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What is the safest climbing helmet?
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Oct 30, 2013
The safest helmets out there are ones that do not have a GoPro attached to them.

Once you mount a video camera to your head all bets are off.
From trollfreesociety
Joined Feb 15, 2010
5 points
Nov 6, 2013
I have started wearing my kayaking helmet for climbing. As with others, I believe the most likely scenario is a side or back of head impact. It also has a very small visor which is nice to have. Many kayak helmets also have easily adjustable retention systems. Scott Cooper
Joined Jul 2, 2013
0 points
Nov 6, 2013
Jim, yours are valid questions. I have two things to say about those who replied along the lines of, "Dude, if you're asking that, you shouldn't be climbing—the sport's too radical for you, man."

1. They don't have children.

2. They've never had a major concussion.

As for the best helmet, I recommend the Petzl Meteor III.
Nick Grant
From Natick, MA & Tamworth, NH
Joined Oct 20, 2012
0 points
Nov 7, 2013
Thanks for the replies.

Interesting that there is no real consensus on "safest" helmet (which I understand is a vague designation). I suspect that most people (like myself) are buying helmets based on comfort rather than safety and the market follows this logic.

My problem with some of the lighter weight climbing specific helmets is that sit pretty high on the head and don't seem to protect the forehead from impact. This is particularly worrying with children, who often lack coordination with their heads.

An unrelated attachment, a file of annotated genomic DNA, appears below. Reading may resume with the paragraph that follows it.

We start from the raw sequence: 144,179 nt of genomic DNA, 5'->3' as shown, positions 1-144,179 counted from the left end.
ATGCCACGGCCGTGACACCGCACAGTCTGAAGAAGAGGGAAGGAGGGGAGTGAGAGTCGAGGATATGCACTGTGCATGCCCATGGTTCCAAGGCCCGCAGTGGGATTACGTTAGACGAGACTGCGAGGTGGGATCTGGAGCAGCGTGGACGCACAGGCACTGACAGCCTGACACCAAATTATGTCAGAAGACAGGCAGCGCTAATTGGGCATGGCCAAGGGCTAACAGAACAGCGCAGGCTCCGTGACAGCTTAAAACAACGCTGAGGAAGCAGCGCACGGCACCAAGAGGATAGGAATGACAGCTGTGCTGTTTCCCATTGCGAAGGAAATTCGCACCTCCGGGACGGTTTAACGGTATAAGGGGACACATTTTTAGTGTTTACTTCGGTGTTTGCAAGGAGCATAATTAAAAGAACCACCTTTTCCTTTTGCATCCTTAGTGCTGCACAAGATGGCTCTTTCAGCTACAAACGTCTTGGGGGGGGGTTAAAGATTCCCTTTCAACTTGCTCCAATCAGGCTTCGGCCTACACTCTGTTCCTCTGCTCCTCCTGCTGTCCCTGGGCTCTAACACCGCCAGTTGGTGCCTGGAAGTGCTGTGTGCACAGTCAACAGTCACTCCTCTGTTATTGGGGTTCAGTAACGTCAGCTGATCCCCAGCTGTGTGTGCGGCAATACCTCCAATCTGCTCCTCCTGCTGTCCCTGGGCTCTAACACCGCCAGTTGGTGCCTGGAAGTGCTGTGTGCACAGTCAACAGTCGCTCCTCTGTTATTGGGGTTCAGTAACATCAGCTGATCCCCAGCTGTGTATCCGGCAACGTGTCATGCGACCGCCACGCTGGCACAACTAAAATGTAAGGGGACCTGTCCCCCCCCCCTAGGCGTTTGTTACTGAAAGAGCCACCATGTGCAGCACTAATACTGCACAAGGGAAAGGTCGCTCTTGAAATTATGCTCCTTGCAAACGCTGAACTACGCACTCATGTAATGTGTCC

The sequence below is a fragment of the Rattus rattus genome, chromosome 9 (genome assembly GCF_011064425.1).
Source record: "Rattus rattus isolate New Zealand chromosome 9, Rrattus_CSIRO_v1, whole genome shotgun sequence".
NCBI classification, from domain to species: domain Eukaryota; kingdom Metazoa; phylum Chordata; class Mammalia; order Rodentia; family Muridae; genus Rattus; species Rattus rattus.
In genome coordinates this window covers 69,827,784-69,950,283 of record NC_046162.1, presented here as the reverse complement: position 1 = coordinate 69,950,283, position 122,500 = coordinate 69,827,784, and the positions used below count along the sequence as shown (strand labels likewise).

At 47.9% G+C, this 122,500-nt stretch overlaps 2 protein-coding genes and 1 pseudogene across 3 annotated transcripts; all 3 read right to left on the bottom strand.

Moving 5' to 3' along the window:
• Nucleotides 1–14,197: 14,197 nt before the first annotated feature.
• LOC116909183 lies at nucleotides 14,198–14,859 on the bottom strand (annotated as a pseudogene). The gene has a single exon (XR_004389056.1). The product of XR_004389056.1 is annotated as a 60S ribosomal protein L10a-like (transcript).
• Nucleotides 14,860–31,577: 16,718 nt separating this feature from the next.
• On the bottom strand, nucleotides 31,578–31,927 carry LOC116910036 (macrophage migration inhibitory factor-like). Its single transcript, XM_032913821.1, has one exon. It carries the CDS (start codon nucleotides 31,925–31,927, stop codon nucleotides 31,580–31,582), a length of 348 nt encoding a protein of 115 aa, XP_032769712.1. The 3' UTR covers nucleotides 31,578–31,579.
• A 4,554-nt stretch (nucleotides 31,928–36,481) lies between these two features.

A couple other points:

I think concussions during falls are mostly caused by the impact of the brain on the inside of the skull. Helmets-- as the NFL has shown-- cannot protect the brain from forces encountered during hits (and falls). However in climbing, helmets can certainly be constructed to better protect the skull from injury and therefore protect the brain from any trauma that might occur via injury to the skull (skull fractures, etc).

I know its not cool or extreme to wear a helmet. I'm not a helmet nazi and don't always wear one myself. However, I would point out that 20 years ago no one ever wore a helmet skiing or snowboarding (at least not recreationally) and you definitely would not have been considered cool if you did. There was a cultural change though and now a lot of people wear helmets. They have become accepted part of ski/snowboard culture. Kids, who are the most susceptible to peer pressure and the least able to make their own, informed decisions have probably benefited most from this change.

Joined Jul 13, 2011
3,696 points
Nov 7, 2013
I climb often with my kids and require them to wear a helmet outdoors, even though they only toprope/follow.

I think it's important that they wear a helmet because they like to swing around on the rope and otherwise tend to find ways to bump their heads more than adults typically would. We also occasionally climb routes where minor rockfall could be a possibility.

With kids, fit is important. All too often the kids fuss with the helmet and it ends up cocked one way or the other, exposing the forehead.